Goal for marijuana dispensary bill: Make it a safe system

CARSON CITY — A bill that would authorize the establishment of dispensaries where Nevadans could purchase marijuana for medicinal purposes must ensure that the facilities operate like professional pharmacies and not follow the “Jerry Garcia lounge” model, a lawmaker said Friday.

“This is not going to be a Jerry Garcia concept,” said Sen. Mark Hutchison, R-Las Vegas, referring to the late Grateful Dead guitarist and his recreational enjoyment of the drug.

“I didn’t vote for medical marijuana,” he said. “But I will, and I think other members of this committee from both parties will, uphold the rule of law. There is a constitutional right to have this and to use this. Now let’s make it as safe as we possibly can.”

Senate Bill 374, sponsored by Sen. Tick Segerblom, D-Las Vegas, is meant to fill a gap in the state’s voter-approved medical marijuana program. The bill was heard in the Senate Judiciary Committee on Friday.

It was the first hearing on the bill since Segerblom and several other members of the Senate Judiciary Committee took a field trip a week ago to Phoenix accompanied by reporters to see the operation of a dispensary there firsthand.

Voters in Nevada approved a medical marijuana program in 2000, putting it in the state constitution. Nevadans can pay a $150 fee and get a physician’s signature for a card authorizing them to use marijuana for medicinal purposes, but there is no easy avenue to obtain the product.

Individuals have to grow their own or acquire it from a caregiver.

About 3,600 Nevadans have medical marijuana cards.


Segerblom said this situation has created legal problems for growers, who can be arrested for illegal cultivation.

Nevada needs to follow Arizona’s model and establish dispensaries, he said.

“We’re going to have a tight process here where we regulate them,” he said.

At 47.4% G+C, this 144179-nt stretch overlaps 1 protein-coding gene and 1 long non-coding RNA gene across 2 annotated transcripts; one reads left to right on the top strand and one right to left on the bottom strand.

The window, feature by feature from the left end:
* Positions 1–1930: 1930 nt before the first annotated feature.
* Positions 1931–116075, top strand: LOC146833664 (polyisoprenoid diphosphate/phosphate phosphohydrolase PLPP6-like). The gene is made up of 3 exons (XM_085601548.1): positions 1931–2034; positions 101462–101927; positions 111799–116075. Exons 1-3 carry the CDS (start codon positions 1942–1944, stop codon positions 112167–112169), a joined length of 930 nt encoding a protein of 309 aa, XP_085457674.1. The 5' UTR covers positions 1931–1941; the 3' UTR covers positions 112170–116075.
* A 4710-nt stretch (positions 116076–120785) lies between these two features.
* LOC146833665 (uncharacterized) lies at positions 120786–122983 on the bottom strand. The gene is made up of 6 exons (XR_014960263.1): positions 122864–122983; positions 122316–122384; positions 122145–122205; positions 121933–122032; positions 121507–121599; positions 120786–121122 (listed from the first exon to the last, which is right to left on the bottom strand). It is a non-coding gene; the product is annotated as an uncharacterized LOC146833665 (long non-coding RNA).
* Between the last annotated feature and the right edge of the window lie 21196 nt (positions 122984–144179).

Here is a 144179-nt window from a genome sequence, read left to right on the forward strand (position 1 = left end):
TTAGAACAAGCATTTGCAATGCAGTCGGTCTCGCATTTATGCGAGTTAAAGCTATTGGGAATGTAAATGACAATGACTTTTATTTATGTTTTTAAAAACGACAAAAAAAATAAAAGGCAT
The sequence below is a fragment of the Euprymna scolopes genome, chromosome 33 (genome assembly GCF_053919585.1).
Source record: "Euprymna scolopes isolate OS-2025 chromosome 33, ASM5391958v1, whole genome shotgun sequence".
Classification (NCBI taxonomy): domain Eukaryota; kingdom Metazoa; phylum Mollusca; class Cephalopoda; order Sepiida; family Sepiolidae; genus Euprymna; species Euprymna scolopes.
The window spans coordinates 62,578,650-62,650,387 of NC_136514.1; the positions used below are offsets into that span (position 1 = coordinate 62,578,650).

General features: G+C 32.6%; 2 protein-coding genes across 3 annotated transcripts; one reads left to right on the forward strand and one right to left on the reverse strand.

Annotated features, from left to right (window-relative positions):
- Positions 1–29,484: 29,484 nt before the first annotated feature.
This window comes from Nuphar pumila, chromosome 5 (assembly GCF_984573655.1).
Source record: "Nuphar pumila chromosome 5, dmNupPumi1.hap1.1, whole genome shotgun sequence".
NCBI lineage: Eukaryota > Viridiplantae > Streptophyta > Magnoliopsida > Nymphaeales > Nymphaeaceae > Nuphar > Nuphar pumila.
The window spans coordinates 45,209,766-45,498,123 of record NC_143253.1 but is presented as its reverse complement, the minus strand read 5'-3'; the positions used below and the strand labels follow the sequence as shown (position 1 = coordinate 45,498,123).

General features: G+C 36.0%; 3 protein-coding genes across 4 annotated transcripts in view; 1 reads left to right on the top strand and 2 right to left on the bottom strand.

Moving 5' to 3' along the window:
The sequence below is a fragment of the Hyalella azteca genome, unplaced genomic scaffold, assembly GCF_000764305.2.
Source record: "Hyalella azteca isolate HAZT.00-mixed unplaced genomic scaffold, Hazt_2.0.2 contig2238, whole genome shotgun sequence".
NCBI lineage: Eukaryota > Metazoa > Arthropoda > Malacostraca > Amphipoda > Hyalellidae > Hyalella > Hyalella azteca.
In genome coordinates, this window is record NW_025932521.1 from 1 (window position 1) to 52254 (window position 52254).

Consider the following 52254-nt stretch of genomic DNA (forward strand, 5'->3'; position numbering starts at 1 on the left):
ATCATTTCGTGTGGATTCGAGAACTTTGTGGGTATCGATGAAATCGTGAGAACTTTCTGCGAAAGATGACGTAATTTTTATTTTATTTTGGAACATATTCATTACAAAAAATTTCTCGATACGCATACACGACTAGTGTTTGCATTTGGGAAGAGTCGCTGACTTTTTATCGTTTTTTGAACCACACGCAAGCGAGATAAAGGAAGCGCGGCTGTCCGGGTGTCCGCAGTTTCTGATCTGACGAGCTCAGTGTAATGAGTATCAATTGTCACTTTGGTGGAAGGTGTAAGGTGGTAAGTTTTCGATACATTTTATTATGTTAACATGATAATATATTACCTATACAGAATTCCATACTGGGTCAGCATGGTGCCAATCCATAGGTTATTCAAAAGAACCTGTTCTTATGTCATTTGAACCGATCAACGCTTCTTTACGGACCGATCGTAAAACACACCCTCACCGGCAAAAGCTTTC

The visit to Arizona Organix found a dispensary that was operated in a professional manner, with patients taken two at a time into a secure back room where they could view different varieties of marijuana and make a purchase.

There was no marijuana obviously being used in the vicinity of the dispensary, which is in Glendale. One of the owners, Bill Myer, said the business is a good neighbor to nearby businesses.

The bill saw a lot of support from Nevada medical marijuana patients and from Las Vegas attorney Julie Raye, who is representing Nathan Hamilton and Leonard Schwingdorf, who operated a nonprofit dispensary in Las Vegas for authorized medical marijuana patients. The men were arrested by police and charged with multiple counts of sale, trafficking and possession of a controlled substance. The case is on appeal to the Nevada Supreme Court.

Raye said Hamilton wanted his case to go to the Supreme Court so the law could be changed. He was facing multiple life sentences when he took his own life a few months ago, she said.

The bill would remove the stress and fear of life imprisonment for those working to provide medical marijuana to patients in need, she said.

Medical marijuana patient William Baker, testifying from Las Vegas, said he had to let his card lapse for a time because he could not grow his own marijuana and there was nowhere to buy it.

“It’s very debilitating and it’s very humiliating to see all these raids going on,” he said. It will be nice to have a place where patients can safely get their medicine, he said.


But Chuck Calloway, representing the Metropolitan Police Department, said the agency has some logistical concerns on how the dispensaries would affect public safety and law enforcement.

He also asked that the Legislature consider increasing sentences for those growing marijuana outside the law if the bill passes.

“We have a huge problem with indoor and outdoor grow houses,” Calloway said.

The bill envisions 10 dispensaries initially in Clark County, with operators being determined by lottery, but the number could expand with need. It would impose a $20,000 fee to apply to operate a for-profit dispensary. A renewal would cost $5,000 annually.

It would require medical marijuana to be treated in a similar fashion to prescription drugs, so there would be oversight by the state Board of Pharmacy.

It also envisions a system of reciprocity so that medical marijuana patients in other states would be protected from arrest in Nevada.

Segerblom said the economic aspect of the legislation is significant. There probably would be as much as a 10-fold increase in the number of people seeking cards, which would generate several million dollars to help administer the dispensary program, he said.

The revenue from sales is not certain at this point, Segerblom said.

Hutchison said dispensary operators would make a lot of money. Based on information gleaned from the Arizona trip, operators would make anywhere between $100,000 and $700,000 a month, he said.

Contact Capital Bureau reporter Sean Whaley at swhaley@reviewjournal.com or 775-687-3900.

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